Spend as much time as you can in the charming town of Fredericksburg, with its German heritage, thriving wineries, shopping, and many B&Bs. — Lance and Laura Longwell of Travel Brandywine River Valley, Delaware and Pennsylvania" data-reactid="131"The multi-hued hillsides of the Brandywine River Valley — outside Wilmington, DE — wind through pastoral country roads rich with history dating from the Battle of Brandywine in 1777.
Your second stop should be Enchanted Rock State Natural Area, a massive pink granite dome that is about 6 million years old. Wyeth artwork is showcased at the Brandywine River Museum of Art (pictured) and there’s a wine trail.
It passes through 33 quaint townships, like Trempealeau, the small village where you’ll find Perrot State Park and boutique vineyard Elmaro.
Countless lookouts for bald eagles pepper the route, along with plenty of local gems such as Nelson’s Cheese Factory (where you can sample Wisconsin’s finest cheeses).
Along the way, we ate BBQ, visited the Negro League Baseball Museum, stopped in the Clinton Library, explored the Crystal Bridges Museum of American Art, saw the Rock ‘n’ Soul Museum and the National Civil Rights Museum in Memphis, ate more BBQ, saw a concert in Nashville, visited a Corvette plant in Kentucky, hiked Mammoth Cave National Park, toured the Louisville Slugger Museum & Factory, and so much more. — Chris Christensen of Amateur Talimena National Scenic Byway, Arkansas and Oklahoma " data-reactid="51"Beginning at Mena, Arkansas, this scenic byway stretches for 54 miles along crests of the Ouachita Mountains before terminating at Talihina, Oklahoma.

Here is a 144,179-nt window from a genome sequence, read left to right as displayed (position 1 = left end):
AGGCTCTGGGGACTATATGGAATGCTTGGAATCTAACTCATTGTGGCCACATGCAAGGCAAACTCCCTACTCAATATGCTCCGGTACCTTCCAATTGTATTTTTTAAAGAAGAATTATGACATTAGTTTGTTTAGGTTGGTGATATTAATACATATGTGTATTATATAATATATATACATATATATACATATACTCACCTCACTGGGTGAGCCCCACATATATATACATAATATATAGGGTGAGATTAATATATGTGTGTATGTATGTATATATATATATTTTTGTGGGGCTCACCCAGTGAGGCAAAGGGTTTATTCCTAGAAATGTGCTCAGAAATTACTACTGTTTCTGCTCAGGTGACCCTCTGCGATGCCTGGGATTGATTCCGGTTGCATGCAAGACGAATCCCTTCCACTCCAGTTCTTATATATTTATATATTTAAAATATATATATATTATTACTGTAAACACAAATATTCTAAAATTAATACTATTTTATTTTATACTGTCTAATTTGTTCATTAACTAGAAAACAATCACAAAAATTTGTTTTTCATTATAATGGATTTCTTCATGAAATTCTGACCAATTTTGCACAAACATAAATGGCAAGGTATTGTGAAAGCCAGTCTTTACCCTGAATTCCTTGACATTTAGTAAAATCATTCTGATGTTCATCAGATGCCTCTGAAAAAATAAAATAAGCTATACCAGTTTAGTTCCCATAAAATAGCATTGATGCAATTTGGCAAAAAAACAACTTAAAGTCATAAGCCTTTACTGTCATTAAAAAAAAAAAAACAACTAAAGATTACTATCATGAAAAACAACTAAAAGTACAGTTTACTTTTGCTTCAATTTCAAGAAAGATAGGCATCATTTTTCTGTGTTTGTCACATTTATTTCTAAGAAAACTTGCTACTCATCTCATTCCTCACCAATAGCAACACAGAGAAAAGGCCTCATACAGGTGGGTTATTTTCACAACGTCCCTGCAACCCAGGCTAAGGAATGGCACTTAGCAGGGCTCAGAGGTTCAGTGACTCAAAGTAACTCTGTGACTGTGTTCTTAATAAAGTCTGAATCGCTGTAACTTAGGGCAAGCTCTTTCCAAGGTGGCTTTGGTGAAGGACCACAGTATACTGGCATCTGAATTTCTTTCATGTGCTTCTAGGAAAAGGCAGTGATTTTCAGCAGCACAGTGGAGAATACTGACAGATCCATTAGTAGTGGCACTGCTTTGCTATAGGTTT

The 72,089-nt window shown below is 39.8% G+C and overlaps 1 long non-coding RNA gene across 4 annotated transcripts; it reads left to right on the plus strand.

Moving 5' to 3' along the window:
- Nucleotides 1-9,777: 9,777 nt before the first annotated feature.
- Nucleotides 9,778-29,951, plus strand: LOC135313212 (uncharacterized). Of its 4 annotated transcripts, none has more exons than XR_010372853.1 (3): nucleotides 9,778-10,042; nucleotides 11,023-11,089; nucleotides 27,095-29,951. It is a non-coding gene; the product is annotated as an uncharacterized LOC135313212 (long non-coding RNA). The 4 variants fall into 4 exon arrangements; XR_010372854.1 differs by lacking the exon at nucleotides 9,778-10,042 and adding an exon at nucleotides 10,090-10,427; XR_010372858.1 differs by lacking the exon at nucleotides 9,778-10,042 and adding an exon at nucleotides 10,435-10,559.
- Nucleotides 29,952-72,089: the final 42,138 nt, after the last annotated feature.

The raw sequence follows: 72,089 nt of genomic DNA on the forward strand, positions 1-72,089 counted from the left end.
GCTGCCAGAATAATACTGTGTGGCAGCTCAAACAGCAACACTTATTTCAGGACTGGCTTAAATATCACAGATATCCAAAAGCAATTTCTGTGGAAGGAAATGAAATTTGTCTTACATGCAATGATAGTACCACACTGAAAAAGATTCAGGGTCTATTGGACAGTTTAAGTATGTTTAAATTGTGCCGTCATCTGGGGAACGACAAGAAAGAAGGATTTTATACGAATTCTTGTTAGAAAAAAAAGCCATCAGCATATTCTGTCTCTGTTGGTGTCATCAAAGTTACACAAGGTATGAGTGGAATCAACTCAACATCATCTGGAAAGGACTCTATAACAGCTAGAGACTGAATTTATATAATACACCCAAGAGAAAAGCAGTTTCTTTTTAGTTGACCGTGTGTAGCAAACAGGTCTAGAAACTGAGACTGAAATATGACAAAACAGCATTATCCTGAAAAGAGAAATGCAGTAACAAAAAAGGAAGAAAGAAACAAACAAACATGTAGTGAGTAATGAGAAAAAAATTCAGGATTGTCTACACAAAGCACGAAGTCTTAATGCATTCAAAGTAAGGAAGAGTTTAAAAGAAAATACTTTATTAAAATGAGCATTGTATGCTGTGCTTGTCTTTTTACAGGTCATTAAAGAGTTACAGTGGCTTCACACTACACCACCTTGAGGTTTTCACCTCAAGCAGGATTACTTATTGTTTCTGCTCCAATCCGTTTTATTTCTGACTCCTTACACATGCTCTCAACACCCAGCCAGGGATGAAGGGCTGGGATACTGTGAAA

— Irvina Lew of Irvina Related: The Best Parks Around the World (From Pro Travelers!
)" data-reactid="150"Nestled in an area nicknamed God’s Country, the Great River Road traces the banks of the Mississippi winding through the lush valleys, fertile farmland, and limestone bluffs of rural western Wisconsin.
No people — but fun unpaved roads, incredible scenery, and the best kind of solitude. — Charles Mc Cool of Mc Cool Travel.com" data-reactid="188"Am I wrong to think that the loneliest road in America should not have places to eat, sleep, and shop?
No people — but fun unpaved roads, incredible scenery, and the best kind of solitude.
The park has a lodge, restaurant, camping, picnic areas, miniature railroad, and hiking trails — and the revamped lodge now offers even better views of the surrounding Ouachita Mountains.